People have been told to stay indoors and avoid physical activities (in my case that includes running from aliens) for as long as they can, a recommendation that for many people in Russia just doesn't seem an option, as cars still fill the road in a chokehold with heavy traffic, most of which can barely be seen more than a hundred meters ahead. There's no knowing exactly when the smog will dissipate; maybe when it rains, or when the winds kick up, neither of which there is predicted to be much of in the next coming weeks. The people are being choked, having to simply brace themselves, an extremely difficult task when the subject of the actual air you breathe is breached. The government has recently opened up 123 air conditioned rooms, in hospitals and government buildings, among other places, that people can come to for a safe haven, or at least a break from the acrid air outside.
Our last day of work was on Saturday, the apex yet of concentration levels of carbon monoxide and low visibility. Wearing my gas mask that probably was more adept at preventing woodchips from being inhaled, I stepped out of my room at the Hotel Pokrovka and looked down the hallway, where a silver haze of smoke lingered all the way down the corridor. It was an eerie feeling that I won't soon forget. Outside, the smoke had become so dense that driving to our lot (we had very fortunately those last few days been shooting interiors) felt more ominous and unpredictable and just plain unknown than any workday I've ever experienced. The usual band of nicotine addicts -- huddled into their corner of the studio as always -- was much smaller than normal. Gas masks hung below their faces around their necks, eyes now jumpy and sleep deprived.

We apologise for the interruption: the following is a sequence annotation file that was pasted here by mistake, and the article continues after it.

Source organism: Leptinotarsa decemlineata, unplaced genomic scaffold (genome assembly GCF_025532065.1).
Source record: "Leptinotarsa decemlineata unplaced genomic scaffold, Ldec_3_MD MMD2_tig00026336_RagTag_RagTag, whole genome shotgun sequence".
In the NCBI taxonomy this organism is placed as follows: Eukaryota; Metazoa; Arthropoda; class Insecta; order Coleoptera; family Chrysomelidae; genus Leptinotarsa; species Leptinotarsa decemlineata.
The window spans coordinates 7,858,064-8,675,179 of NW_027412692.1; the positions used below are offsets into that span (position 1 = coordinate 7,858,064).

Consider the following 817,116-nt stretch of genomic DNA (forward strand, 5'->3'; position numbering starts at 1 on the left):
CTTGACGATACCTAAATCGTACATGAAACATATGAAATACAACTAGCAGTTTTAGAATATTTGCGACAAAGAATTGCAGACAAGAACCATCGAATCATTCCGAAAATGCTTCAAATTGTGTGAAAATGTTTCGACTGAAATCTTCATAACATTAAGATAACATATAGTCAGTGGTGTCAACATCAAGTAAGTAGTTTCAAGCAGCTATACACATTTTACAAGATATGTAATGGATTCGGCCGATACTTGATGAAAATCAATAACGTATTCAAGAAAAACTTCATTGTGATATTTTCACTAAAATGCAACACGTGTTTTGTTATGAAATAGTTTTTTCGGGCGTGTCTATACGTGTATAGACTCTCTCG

In the middle of shooting a scene where my fellow thespians and I were contemplating the safety of leaving our underground bunker and facing the alien infested apocalyptic world of Moscow above us, our producer called the cast and crew together for an emergency meeting. We would in fact be shutting down in the next forty‐eight hours, and many of us would soon be lucky enough to be flying to other places in the world, none of which was blanketed by smog. I felt a surge of relief to be escaping the scorching gray days of the past weeks, but as I looked around to my fellow workers on the film, all I could feel was concern for them. What will happen in the next couple weeks? Most of the 16 millon people of Moscow and the countryside surrounding it can't simply be generously put on a jet like me by a powerful corporation and flown across the world to a home of safety and fresh air. Most of the people will have to stay.
May we in return have them stay in our thoughts and hearts through this disaster. And let us not forget what we may all be partially responsible for--the accelerated climate change of our fragile planet.